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Parliament moves ahead with new fisheries law

Ruling party lawmakers called for significant changes at the committee stage.



After two days of vigorous debate, parliament on Tuesday voted to accept legislation proposed by the government for a new fisheries law.

Speaker Mohamed Nasheed scheduled an extra sitting on Monday night to expedite the debate and send the bill to the economic affairs committee for review. Judging by critical views expressed by ruling party lawmakers, the bill is expected to undergo significant changes at the committee stage.

Divided into 12 chapters and 80 sections to replace the Fisheries Act of 1987, the bill proposes measures to control illegal, unreported and unregulated fishing practices. It would ban purse seine, gill net, troll net, spear fishing and the use of explosives and toxic chemicals. 

The new law would introduce fines of up to MVR2 million (US$129,700) for engaging in illegal fishing. The penalty would be twenty times higher for a crew member of a foreign vessel.

Last month, the fisheries ministry discontinued issuing long line licenses after the European Union warned of a boycott of Maldivian fish exports due to illegal activities by long-lining vessels, which usually employ eight to ten crew members, only one of whom would be a Maldivian.

Under the proposed law, the ministry would be mandated with classifying different types of fishing, promoting sustainable aquaculture and formulating management plans. Selling catch to foreign vessels or establishing ice plants and offshore platforms without permission would be illegal and punishable with a fine of up to MVR400,000.

Along with the fisheries ministry, the coastguard, police and transport authority would be tasked with enforcing the law, which grants powers to board vessels or aqua farming facilities and processing plants, conduct searches, impound vessels or confiscate items, and arrest personnel without a court warrant.

The military’s coastguard would also be able to board and search foreign vessels in Maldivian waters and pursue vessels into international waters. Foreign vessels that enter the country’s Exclusive Economic Zone without prior permission would be deemed to have engaged in illegal fishing unless proven otherwise.

Maldivian boats would also require a permit to venture into international waters. The captain, operator and owner of a local vessel operating without a license or in violation of rules could face fines of up to MVR400,000. The fine would be up to MVR8 million for foreigners.

The fisheries ministry would also be authorised to set fines not exceeding MVR5,000 for other offences to be listed in rules and regulations to be drafted after the law comes into force.

Fines imposed by the ministry could be challenged at court within a 30-day period.

– Mixed reaction –

During the debate, lawmakers expressed concern over several provisions, including the proposed ban on spearfishing.

The ban would negatively impact local tourism as guesthouses offer sports or recreational fishing, warned Thoddoo MP Hassan Shiyan from the ruling Maldivian Democratic Party, which controls a two-thirds majority in the 87-member house.

Spear fishing was as environment-friendly as the traditional pole-and-line method since fish are caught one at a time, Shiyan argued.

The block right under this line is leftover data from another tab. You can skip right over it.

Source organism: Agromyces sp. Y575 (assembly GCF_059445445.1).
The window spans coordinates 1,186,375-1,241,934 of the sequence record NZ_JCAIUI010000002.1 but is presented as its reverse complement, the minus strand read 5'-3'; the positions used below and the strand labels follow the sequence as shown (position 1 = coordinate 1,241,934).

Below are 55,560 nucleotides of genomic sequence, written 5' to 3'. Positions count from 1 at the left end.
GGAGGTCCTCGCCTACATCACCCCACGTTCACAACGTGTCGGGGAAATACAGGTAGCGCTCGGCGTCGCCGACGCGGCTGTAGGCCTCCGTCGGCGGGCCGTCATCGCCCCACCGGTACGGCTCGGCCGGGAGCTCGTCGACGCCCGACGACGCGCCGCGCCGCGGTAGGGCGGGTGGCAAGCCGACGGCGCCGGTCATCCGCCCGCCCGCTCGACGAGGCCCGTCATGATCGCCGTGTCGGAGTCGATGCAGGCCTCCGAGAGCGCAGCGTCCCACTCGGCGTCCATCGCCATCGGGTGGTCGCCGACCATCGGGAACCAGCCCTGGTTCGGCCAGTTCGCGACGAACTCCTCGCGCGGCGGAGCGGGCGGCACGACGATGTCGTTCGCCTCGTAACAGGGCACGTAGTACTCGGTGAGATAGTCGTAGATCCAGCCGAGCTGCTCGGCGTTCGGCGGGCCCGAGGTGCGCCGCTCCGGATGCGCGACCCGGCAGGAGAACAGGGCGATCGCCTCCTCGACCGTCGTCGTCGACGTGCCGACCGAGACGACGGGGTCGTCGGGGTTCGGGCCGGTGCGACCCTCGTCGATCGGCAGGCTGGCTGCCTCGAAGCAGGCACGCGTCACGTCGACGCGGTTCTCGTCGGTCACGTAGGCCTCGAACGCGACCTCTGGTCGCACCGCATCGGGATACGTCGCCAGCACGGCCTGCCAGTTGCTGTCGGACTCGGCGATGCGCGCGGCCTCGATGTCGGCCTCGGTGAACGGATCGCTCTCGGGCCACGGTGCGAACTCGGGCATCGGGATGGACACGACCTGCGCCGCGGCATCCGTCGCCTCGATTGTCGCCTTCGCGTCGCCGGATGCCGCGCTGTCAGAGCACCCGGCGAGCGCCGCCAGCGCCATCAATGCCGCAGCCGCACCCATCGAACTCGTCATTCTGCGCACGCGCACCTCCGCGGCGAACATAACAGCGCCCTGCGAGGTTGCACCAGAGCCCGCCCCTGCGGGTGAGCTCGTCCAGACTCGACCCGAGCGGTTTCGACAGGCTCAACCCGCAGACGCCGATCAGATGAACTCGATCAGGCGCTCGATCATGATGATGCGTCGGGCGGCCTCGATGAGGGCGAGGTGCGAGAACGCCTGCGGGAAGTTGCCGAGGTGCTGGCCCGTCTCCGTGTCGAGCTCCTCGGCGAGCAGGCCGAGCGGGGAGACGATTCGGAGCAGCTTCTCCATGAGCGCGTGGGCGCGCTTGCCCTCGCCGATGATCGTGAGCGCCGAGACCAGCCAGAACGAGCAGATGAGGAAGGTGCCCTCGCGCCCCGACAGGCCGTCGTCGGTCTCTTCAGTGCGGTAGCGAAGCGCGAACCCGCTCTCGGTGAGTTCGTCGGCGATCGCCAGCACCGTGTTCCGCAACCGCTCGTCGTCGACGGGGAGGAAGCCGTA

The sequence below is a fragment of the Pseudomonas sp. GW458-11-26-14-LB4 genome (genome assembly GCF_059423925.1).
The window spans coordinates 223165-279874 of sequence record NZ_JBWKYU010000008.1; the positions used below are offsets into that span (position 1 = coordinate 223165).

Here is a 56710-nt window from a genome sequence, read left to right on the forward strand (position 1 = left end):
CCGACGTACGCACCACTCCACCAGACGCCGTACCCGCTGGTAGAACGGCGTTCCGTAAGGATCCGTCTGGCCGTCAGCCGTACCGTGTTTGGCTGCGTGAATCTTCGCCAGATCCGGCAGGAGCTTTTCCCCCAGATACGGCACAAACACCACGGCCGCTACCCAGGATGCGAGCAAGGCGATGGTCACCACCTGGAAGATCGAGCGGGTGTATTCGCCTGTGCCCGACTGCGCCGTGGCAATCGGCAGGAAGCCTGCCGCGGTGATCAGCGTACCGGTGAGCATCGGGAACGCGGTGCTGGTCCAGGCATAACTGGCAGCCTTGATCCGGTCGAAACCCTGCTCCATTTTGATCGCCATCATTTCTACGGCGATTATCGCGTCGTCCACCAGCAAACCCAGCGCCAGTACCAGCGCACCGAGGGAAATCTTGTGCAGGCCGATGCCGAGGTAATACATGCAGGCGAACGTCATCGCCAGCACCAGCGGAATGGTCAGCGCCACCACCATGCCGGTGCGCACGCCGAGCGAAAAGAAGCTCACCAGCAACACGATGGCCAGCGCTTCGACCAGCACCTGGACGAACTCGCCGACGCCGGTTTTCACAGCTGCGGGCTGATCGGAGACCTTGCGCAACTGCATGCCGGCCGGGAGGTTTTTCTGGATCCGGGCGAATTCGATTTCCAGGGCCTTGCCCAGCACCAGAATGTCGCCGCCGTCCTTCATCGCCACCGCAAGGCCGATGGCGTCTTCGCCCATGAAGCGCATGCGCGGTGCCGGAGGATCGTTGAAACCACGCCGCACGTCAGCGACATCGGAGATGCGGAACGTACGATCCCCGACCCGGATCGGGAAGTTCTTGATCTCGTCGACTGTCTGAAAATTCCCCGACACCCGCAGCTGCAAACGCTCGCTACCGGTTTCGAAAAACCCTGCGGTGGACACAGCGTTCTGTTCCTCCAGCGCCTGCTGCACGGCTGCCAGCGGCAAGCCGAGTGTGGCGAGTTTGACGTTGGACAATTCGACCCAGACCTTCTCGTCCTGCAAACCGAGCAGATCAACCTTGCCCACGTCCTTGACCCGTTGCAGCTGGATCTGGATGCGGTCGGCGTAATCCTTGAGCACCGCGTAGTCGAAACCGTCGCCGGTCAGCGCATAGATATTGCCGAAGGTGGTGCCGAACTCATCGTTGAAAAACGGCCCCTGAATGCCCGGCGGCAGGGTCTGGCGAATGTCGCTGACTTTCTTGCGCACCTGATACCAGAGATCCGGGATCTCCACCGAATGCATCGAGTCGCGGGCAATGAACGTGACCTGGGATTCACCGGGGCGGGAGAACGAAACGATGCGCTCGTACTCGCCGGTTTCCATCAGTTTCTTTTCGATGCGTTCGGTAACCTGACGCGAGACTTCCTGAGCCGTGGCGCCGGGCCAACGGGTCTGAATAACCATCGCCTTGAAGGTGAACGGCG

MP Abdulla Jabir, leader of the minority opposition Dhivehi Rayyithunge Party, warned against “overregulation” and “protecting and preserving so much that we can’t profit from the industry.”

The resort owner repeated calls to allow long-lining and trawling.

MPs from the opposition Progressive Party of Maldives contended the bill was “outdated” as it was drafted during former president Maumoon Abdul Gayoom’s administration. Fisheries Minister Zaha Waheed was nominated to cabinet by Gayoom, one of the partners of the MDP-led ruling coalition.

Naifaru MP Ahmed Shiyam called the bill an “insult” to both fishermen and parliament because it did not incorporate fisheries-related resolutions passed earlier this month. Parliament spent over 30 hours on the resolutions, including committee sessions, the PPM deputy leader noted. 

The non-binding resolutions proposed by MDP MPs called on the government to set up offshore fishing platforms, authorise foreign vessels to purchase catch from local boats within Maldivian territorial waters, and to establish island-level fish processing plants through public-private partnerships initiated by local councils.

Factories for processing the high-value bigeye tuna in the north and south would be more beneficial than offshore platforms, suggested PPM MP Ahmed Thoriq.

MDP MP Hassan Latheef said the resolutions were reflected in the draft legislation. 

“I’m happy because the bill has these concepts, in the form of articles. But since it’s not there as much as we want, I wish they are included as chapters during the committee stage and perfected, that all these are detailed in a chapter that includes the policy, framework and limits,” said the former MDP chairman.

Other MDP MPs praised parts of the bill but echoed calls for changes by the committee.

Hoarafushi MP Ahmed Saleem suggested adding provisions to protect the rights of fishing crews. “We don’t give any official recognition to the workers who get leave for work earliest and return from work the latest every day,” he said. 

MP Eva Abdulla called for the introduction of a retirement pension scheme for fishermen.